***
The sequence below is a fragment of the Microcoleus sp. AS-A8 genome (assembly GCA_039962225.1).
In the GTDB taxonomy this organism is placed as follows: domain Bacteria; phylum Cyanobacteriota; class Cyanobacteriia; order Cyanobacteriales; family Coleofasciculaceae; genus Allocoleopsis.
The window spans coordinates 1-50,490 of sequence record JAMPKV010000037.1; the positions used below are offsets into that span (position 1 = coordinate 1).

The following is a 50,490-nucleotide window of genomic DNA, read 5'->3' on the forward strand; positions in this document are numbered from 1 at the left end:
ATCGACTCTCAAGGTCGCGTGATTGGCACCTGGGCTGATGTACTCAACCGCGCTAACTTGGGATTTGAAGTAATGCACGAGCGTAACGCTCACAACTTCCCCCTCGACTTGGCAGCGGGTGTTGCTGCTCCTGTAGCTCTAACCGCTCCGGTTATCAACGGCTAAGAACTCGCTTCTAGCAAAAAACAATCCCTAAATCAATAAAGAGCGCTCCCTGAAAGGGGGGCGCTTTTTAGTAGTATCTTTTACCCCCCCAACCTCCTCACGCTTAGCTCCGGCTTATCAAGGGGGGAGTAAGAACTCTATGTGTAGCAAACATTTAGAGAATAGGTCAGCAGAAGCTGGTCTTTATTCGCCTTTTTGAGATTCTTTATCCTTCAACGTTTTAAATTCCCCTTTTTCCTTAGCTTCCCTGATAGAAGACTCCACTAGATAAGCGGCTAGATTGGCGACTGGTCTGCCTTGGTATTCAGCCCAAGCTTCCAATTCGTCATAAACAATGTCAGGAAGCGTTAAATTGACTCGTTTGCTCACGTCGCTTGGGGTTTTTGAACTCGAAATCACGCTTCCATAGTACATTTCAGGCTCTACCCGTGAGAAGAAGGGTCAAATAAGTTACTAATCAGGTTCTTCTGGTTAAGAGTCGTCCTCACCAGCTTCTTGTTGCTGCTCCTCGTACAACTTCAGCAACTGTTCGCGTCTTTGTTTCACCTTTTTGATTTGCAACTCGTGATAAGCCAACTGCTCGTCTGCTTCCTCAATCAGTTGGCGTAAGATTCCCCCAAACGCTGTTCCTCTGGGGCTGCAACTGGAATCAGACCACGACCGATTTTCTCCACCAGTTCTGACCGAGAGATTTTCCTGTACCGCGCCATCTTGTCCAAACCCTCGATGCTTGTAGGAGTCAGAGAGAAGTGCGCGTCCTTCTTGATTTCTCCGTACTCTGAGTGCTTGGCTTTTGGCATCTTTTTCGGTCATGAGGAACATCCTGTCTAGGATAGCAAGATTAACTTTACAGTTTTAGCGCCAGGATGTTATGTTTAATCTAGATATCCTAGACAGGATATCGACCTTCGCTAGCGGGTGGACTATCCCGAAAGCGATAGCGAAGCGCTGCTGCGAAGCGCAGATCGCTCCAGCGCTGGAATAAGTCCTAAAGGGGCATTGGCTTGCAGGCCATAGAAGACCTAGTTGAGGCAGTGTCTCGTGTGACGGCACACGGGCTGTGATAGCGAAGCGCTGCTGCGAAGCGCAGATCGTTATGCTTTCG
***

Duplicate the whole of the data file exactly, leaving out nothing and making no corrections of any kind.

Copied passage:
The sequence below is a fragment of the Microcoleus sp. AS-A8 genome (assembly GCA_039962225.1).
In the GTDB taxonomy this organism is placed as follows: domain Bacteria; phylum Cyanobacteriota; class Cyanobacteriia; order Cyanobacteriales; family Coleofasciculaceae; genus Allocoleopsis.
The window spans coordinates 1-50,490 of sequence record JAMPKV010000037.1; the positions used below are offsets into that span (position 1 = coordinate 1).

The following is a 50,490-nucleotide window of genomic DNA, read 5'->3' on the forward strand; positions in this document are numbered from 1 at the left end:
ATCGACTCTCAAGGTCGCGTGATTGGCACCTGGGCTGATGTACTCAACCGCGCTAACTTGGGATTTGAAGTAATGCACGAGCGTAACGCTCACAACTTCCCCCTCGACTTGGCAGCGGGTGTTGCTGCTCCTGTAGCTCTAACCGCTCCGGTTATCAACGGCTAAGAACTCGCTTCTAGCAAAAAACAATCCCTAAATCAATAAAGAGCGCTCCCTGAAAGGGGGGCGCTTTTTAGTAGTATCTTTTACCCCCCCAACCTCCTCACGCTTAGCTCCGGCTTATCAAGGGGGGAGTAAGAACTCTATGTGTAGCAAACATTTAGAGAATAGGTCAGCAGAAGCTGGTCTTTATTCGCCTTTTTGAGATTCTTTATCCTTCAACGTTTTAAATTCCCCTTTTTCCTTAGCTTCCCTGATAGAAGACTCCACTAGATAAGCGGCTAGATTGGCGACTGGTCTGCCTTGGTATTCAGCCCAAGCTTCCAATTCGTCATAAACAATGTCAGGAAGCGTTAAATTGACTCGTTTGCTCACGTCGCTTGGGGTTTTTGAACTCGAAATCACGCTTCCATAGTACATTTCAGGCTCTACCCGTGAGAAGAAGGGTCAAATAAGTTACTAATCAGGTTCTTCTGGTTAAGAGTCGTCCTCACCAGCTTCTTGTTGCTGCTCCTCGTACAACTTCAGCAACTGTTCGCGTCTTTGTTTCACCTTTTTGATTTGCAACTCGTGATAAGCCAACTGCTCGTCTGCTTCCTCAATCAGTTGGCGTAAGATTCCCCCAAACGCTGTTCCTCTGGGGCTGCAACTGGAATCAGACCACGACCGATTTTCTCCACCAGTTCTGACCGAGAGATTTTCCTGTACCGCGCCATCTTGTCCAAACCCTCGATGCTTGTAGGAGTCAGAGAGAAGTGCGCGTCCTTCTTGATTTCTCCGTACTCTGAGTGCTTGGCTTTTGGCATCTTTTTCGGTCATGAGGAACATCCTGTCTAGGATAGCAAGATTAACTTTACAGTTTTAGCGCCAGGATGTTATGTTTAATCTAGATATCCTAGACAGGATATCGACCTTCGCTAGCGGGTGGACTATCCCGAAAGCGATAGCGAAGCGCTGCTGCGAAGCGCAGATCGCTCCAGCGCTGGAATAAGTCCTAAAGGGGCATTGGCTTGCAGGCCATAGAAGACCTAGTTGAGGCAGTGTCTCGTGTGACGGCACACGGGCTGTGATAGCGAAGCGCTGCTGCGAAGCGCAGATCGTTATGCTTTCG